The timing for the total interruption duration is performed by three programmable counters.
One counter controls the drop-out time, the point on the supply voltage reference waveform
that the IGCTs open. A second counter controls the interruption duration, the length of time
that the IGCTs remain open. A third counter controls the pick-up time, the point on the
supply voltage reference waveform that the IGCTs close.
The 6kHz clock signal is used as the clock for the drop-out counter and the pick-up counter
and the 60Hz clock signal is used as the clock for the duration counter. This means that the
drop-out and pick-up counters count 100 times faster than the duration counter. The duration
counter counts in cycles, the drop-out and pick-up counter count in 0.01 cycles.
B.2 Solid State Switch Schematic
Fig 21 shows the solid state switch circuit diagram for one phase. All three phases are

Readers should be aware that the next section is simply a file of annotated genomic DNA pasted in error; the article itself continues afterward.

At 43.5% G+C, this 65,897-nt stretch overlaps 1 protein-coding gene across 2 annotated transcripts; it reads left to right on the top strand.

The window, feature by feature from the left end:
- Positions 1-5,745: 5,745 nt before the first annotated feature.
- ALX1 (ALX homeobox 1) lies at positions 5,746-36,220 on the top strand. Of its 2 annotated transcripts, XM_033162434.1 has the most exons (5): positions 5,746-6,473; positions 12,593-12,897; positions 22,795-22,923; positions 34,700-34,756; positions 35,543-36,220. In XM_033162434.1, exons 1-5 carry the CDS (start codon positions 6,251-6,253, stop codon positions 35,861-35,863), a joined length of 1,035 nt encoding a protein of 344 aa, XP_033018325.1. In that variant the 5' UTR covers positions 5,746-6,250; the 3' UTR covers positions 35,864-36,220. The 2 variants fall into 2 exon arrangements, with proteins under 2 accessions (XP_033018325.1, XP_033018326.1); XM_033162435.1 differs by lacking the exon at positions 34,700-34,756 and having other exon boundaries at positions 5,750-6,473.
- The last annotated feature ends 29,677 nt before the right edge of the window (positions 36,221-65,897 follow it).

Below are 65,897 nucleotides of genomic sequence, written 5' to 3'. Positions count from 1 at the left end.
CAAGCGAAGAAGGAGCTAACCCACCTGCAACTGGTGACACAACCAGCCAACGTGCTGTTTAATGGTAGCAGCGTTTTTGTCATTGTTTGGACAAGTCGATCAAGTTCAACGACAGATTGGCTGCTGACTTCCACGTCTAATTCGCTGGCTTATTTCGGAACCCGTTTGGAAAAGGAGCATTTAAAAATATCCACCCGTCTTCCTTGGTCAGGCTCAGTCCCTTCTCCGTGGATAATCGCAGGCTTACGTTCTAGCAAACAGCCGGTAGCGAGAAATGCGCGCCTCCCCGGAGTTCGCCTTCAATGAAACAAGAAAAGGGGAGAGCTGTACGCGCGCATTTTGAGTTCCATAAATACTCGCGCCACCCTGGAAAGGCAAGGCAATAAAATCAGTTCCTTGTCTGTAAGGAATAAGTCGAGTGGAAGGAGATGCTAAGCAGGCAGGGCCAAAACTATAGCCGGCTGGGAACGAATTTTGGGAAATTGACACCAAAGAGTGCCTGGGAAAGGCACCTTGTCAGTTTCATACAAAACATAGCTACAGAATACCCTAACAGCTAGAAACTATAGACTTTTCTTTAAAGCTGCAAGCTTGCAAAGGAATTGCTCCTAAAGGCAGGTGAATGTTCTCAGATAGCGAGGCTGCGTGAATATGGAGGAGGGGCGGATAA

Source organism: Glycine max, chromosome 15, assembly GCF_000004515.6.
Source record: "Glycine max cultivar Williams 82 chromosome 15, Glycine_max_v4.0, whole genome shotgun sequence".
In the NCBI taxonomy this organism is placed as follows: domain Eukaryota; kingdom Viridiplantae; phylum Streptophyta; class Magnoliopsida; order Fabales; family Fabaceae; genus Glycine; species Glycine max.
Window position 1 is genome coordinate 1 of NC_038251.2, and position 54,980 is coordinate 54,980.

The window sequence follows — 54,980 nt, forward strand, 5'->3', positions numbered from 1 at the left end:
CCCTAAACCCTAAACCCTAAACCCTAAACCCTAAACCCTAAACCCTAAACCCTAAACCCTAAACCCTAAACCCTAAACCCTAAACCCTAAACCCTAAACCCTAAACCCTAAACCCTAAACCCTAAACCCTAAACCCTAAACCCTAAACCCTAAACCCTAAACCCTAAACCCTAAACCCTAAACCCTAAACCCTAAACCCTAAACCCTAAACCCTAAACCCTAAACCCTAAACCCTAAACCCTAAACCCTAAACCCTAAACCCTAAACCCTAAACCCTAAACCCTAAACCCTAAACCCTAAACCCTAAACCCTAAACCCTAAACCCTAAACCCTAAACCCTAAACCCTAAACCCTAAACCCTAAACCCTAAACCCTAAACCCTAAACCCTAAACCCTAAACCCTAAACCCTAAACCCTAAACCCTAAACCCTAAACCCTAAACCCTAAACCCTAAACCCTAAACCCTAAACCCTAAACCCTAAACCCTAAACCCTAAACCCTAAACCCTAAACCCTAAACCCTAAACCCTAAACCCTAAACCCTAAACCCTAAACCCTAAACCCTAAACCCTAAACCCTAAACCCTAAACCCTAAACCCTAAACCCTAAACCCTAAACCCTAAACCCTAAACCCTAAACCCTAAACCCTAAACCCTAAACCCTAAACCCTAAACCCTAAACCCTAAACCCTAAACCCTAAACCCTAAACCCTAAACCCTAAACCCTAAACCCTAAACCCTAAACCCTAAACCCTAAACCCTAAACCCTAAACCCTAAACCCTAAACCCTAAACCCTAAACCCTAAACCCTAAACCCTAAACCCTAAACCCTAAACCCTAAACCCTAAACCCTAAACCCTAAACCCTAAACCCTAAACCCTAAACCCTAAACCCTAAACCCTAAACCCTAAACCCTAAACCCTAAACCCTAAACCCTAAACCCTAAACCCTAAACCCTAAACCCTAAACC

configured identically. Momentary service interruptions are generated by using an IGCT as a
switch. The IGCT is controlled by a fiber optic line and is a forward conducting, forward
blocking device. Diodes D1, D2, D3, and D4 are therefore needed to allow the IGCT to be
used with alternating current. During the positive half cycle, current flows from the supply,
through D1, through IGCT1, through D2, and to the load. During the negative half cycle,
current flows from the load, through D3, through IGCT1, through D4, and to the supply.
Diode D5, resistor R1, and capacitor C1 make up the turn-off snubber circuit. A turn on
snubber is not needed because of the inherent inductance in the line and in the load.
Switch SW1 and resistor R2 are used to generate voltage sags. When a momentary service
interruption is desired, SW1 is left open, so no current flows through R2. However, if a
voltage sag is desired, SW1 is closed so that R2 is effectively inserted in series with the load
when IGCT1 is open. This creates a voltage divider between R2 and the load.
During voltage sag operation, the value of the resistor R2 shown in Fig 79 determines the sag
level. If the load is a balanced three-phase load, choosing identical resistor values for all
three phases will produce a balanced three-phase sag. However, different values may be
chosen to produce unbalanced sags.